His case also had the support of the Becket Fund, whose own amicus brief argued that allowing government workers to opt-out of mandatory union payments protects their freedom of speech and religious freedom.

The legal group, which focuses on religious liberty concerns, argued that giving power to unions to force employees to support speech with which they disagree was a form of “coercion laundering” in which the law uses non-government organizations to coerce.

In a case summary on its website, Becket said the case could have ramifications for religious colleges and universities under private accrediting agencies that could use delegated government authority to infringe on their religious speech and practices.

The Office of General Counsel of the U.S. Conference of Catholic Bishops filed its own amicus brief in the case. It said that “right-to-work” laws eliminate the clauses that prevent “free riders” who benefit from union contracts without paying for union membership. Eliminating these clauses “dramatically weakens” unions and their bargaining power on workers’ behalf, the brief objected.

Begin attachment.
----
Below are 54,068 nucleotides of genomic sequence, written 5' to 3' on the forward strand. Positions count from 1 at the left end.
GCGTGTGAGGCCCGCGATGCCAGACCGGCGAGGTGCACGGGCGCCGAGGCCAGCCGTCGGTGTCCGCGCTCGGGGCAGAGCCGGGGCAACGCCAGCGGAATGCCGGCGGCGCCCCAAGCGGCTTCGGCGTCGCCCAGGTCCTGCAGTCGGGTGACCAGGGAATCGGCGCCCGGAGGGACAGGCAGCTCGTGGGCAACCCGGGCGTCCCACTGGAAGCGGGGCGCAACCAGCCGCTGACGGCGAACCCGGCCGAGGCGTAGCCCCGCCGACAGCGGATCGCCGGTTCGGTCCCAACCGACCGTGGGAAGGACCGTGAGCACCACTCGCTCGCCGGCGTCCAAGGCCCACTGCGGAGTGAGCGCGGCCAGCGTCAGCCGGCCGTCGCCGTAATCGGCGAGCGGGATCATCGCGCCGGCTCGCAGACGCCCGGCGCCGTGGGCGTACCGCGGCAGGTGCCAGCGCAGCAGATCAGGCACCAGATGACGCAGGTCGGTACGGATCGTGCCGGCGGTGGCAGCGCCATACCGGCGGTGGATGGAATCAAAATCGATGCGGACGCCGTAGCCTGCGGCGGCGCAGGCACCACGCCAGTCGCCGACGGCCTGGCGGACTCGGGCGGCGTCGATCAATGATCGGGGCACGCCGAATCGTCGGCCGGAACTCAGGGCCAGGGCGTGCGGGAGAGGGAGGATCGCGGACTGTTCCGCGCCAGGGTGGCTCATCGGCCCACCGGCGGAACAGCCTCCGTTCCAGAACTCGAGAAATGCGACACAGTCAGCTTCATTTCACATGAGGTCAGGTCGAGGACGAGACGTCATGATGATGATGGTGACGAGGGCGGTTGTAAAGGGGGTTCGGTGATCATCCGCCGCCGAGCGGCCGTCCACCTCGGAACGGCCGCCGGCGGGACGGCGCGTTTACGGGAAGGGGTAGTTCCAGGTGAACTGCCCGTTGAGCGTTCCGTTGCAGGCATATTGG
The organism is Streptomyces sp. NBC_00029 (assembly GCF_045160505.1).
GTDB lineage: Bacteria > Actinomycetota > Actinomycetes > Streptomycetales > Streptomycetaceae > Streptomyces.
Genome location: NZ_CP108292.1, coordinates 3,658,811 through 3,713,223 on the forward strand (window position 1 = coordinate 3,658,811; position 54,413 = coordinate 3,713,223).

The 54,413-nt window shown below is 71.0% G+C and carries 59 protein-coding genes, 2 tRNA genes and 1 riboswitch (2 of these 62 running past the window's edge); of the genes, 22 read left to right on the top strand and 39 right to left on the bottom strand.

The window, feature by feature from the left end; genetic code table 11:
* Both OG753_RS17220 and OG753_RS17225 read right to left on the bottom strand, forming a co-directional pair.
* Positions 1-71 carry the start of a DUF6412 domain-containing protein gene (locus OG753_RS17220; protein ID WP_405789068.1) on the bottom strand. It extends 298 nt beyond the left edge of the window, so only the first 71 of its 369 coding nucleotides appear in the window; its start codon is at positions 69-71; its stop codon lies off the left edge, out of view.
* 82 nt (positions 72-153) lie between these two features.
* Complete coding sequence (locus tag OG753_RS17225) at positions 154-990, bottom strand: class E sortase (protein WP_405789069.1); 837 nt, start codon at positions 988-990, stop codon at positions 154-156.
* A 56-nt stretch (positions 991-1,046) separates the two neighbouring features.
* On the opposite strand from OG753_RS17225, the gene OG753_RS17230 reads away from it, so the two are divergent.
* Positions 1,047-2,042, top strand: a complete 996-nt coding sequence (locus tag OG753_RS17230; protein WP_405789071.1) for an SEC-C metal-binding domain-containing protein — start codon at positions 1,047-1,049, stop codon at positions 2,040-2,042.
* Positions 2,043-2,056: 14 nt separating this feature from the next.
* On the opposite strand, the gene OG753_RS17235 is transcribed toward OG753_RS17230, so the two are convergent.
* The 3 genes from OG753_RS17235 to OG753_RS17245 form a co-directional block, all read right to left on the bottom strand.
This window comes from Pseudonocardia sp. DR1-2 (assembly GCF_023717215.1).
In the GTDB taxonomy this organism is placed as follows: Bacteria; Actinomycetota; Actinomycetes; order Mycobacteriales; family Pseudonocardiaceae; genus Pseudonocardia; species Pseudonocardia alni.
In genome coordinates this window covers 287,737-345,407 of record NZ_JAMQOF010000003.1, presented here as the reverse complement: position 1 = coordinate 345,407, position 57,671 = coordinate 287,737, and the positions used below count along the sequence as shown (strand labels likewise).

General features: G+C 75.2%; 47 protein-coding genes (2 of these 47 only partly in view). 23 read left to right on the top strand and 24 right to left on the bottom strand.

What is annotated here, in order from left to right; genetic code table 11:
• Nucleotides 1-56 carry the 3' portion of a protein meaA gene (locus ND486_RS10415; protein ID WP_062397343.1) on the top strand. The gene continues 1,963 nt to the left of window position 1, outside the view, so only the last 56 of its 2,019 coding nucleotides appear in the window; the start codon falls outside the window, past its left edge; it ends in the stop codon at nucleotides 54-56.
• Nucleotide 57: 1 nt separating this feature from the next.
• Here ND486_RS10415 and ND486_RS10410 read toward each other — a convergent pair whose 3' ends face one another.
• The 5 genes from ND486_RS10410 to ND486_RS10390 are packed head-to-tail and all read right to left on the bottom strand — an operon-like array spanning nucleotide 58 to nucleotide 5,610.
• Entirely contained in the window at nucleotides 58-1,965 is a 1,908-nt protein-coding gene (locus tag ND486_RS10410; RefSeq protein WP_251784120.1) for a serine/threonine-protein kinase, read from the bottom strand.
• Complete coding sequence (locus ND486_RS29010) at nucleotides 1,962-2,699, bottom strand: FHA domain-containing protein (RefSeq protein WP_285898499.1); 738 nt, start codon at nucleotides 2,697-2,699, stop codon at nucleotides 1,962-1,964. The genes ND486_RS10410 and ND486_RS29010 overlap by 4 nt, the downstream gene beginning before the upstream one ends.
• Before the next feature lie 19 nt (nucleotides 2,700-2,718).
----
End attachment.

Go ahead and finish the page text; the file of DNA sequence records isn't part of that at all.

The brief cited the Church’s strong commitments to protect both the poor and vulnerable from exploitation, and to protect the right of association from governmental infringement. It invoked the Church's historic, consistent support for workers’ rights to organize and bargain collectively. The brief cited repeated papal calls since Leo XIII’s 1891 encyclical on capital and labor, Rerum novarum, to promote “workers’ associations that can defend their rights.”

The USCCB's brief advocated that the court leave “constitutional space” for the public policy position supported “for so long by so many bishops and bishop-led institutions” rather than “declare still another such position outside the bounds of what policymakers are permitted to implement by law.”